But even during this Pax Romana, which continued for several decades after Augustus’ death, the Empire still struggled with the peoples it conquered. Regional governor Pontius Pilate consented to the execution of the true Son of God, hoping it would prevent a rebellion in Judea, whose leaders found it “better for you that one man should die instead of the people, so that the whole nation may not perish” (Jn 11:50). The Romans would, however, take Jerusalem by siege and destroy the Temple decades later. So much for Roman peace!
Yet the death of Jesus Christ did bring forth a peace that no emperor could have foreseen: peace with God, as St. Paul describes, “making peace by the blood of his cross” (Col 1:20). The death of Christ on the cross satisfied for our sins and restored the human race to friendship with God, or charity, whose proper effect is the true peace that the world cannot give.
Moreover, Jesus invites us all to take part in his work of spreading this peace throughout the world: “Blessed are the peacemakers, for they will be called children of God” (Mt 5:9). Only through acknowledging the fatherhood of God and the order that follows from Him can we build a true brotherhood of men, and become God’s children much more so than Caesar Augustus, with his imperfect peace, ever was. For as recent Dominican moral theologian Servais Pinckaers states:
Peacemakers are not the sons of a world torn by unending human dissension and war. They win the name of sons of God because they bring to the world the peace and reconciliation which can only come from Him—we can even say, the peace which is God.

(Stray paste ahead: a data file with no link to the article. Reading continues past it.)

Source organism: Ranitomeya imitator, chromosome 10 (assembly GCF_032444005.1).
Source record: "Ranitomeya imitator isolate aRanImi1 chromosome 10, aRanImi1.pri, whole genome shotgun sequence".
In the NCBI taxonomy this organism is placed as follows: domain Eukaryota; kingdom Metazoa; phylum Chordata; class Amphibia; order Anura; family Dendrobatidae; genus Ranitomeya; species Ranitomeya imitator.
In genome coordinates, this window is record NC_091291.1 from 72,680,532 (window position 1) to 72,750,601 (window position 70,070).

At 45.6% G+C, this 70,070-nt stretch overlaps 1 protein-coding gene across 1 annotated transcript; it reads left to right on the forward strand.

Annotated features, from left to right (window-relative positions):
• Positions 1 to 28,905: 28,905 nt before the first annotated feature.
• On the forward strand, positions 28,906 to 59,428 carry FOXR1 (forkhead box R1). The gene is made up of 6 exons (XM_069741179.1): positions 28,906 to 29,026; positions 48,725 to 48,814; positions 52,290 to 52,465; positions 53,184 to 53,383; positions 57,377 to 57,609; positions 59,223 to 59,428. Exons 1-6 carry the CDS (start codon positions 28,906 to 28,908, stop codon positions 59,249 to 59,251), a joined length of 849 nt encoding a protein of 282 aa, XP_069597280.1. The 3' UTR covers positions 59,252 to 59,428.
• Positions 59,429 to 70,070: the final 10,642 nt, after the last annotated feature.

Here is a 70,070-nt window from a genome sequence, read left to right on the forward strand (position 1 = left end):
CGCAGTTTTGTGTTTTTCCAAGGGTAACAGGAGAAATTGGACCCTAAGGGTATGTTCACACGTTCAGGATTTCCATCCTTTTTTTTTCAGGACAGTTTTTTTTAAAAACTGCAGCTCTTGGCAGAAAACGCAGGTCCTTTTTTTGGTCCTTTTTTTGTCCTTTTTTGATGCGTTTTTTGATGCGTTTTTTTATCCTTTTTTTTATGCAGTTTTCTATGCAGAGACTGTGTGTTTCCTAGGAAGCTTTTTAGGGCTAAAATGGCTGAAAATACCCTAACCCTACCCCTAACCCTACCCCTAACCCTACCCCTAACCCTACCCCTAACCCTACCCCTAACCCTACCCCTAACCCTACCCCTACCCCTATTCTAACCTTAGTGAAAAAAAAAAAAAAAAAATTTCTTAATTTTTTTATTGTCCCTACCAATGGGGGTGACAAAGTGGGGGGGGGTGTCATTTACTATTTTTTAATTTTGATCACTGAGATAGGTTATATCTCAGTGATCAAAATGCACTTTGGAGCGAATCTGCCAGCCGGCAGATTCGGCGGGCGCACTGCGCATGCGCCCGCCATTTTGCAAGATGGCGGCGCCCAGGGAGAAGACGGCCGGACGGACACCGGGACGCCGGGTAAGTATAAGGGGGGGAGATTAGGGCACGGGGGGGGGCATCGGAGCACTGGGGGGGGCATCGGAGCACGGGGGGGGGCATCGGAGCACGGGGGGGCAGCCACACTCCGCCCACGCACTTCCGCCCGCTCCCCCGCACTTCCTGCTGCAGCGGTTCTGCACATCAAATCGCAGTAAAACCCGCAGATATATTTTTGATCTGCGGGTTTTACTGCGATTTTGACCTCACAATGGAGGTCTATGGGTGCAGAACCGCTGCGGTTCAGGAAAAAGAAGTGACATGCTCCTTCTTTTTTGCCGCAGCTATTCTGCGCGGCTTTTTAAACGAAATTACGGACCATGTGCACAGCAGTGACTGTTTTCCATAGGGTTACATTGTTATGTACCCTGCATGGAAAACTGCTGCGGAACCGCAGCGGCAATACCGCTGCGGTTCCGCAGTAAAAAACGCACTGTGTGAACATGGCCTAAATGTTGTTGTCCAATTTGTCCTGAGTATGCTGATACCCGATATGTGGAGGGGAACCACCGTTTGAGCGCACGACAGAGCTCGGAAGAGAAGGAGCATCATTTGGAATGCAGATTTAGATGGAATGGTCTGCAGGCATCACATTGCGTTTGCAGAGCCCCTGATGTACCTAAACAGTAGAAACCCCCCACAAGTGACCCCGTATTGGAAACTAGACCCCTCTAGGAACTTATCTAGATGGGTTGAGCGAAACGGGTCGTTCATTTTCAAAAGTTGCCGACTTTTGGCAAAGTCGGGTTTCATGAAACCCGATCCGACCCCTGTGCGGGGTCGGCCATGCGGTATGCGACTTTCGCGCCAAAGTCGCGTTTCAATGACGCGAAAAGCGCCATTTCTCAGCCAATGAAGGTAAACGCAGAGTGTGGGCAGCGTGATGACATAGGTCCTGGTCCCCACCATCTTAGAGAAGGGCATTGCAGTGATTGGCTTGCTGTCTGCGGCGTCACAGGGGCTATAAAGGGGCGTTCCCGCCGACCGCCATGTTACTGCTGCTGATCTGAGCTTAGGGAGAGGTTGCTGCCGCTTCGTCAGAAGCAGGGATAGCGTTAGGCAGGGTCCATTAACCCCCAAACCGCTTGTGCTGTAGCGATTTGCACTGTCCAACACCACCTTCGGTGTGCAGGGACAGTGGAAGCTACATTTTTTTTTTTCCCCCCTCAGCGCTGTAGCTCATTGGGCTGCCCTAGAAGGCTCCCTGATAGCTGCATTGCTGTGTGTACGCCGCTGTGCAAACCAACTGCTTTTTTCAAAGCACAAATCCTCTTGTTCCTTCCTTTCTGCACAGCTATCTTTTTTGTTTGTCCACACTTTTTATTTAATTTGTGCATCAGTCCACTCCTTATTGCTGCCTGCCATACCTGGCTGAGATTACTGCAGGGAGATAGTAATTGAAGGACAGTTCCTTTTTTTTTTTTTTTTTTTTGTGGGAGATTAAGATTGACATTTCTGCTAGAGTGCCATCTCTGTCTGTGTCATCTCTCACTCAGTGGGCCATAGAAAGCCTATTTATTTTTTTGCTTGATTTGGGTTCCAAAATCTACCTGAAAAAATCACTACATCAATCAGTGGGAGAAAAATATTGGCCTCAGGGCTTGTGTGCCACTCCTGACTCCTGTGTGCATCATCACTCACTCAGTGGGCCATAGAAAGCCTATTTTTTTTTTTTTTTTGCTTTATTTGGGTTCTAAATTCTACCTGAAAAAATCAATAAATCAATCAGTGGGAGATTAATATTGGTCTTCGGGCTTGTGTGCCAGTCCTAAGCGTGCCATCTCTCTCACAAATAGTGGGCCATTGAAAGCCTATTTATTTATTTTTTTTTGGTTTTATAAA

Image: Fr. Lawrence Lew, O.P., Buckland Organ Pipes (St. Mary the Virgin)
When technologically illiterate types speak about computers, tablets, and smartphones, the results can be hilarious. Definite articles are interspersed liberally (The Google, The Facebook, etc.), virtual realities are given locative characteristics (“The files are inside the computer.”), and jokes fall flat (Note: Memes are not universally appreciated). With the candid admission that I can probably be grouped among such a caricatured class of old souls, here are some thoughts on why computers may be unintelligible.
Most artifacts come with a stated aim. A house key is a clear example. The key is made for a single task: It opens your front door. Now it may happen that other uses arise accidentally (opening boxes, scratching lottery tickets [today will be the day . . . ], or defacing public property), but the tool itself is manufactured and purchased to open your front door, and we evaluate it based on how expediently it achieves that goal.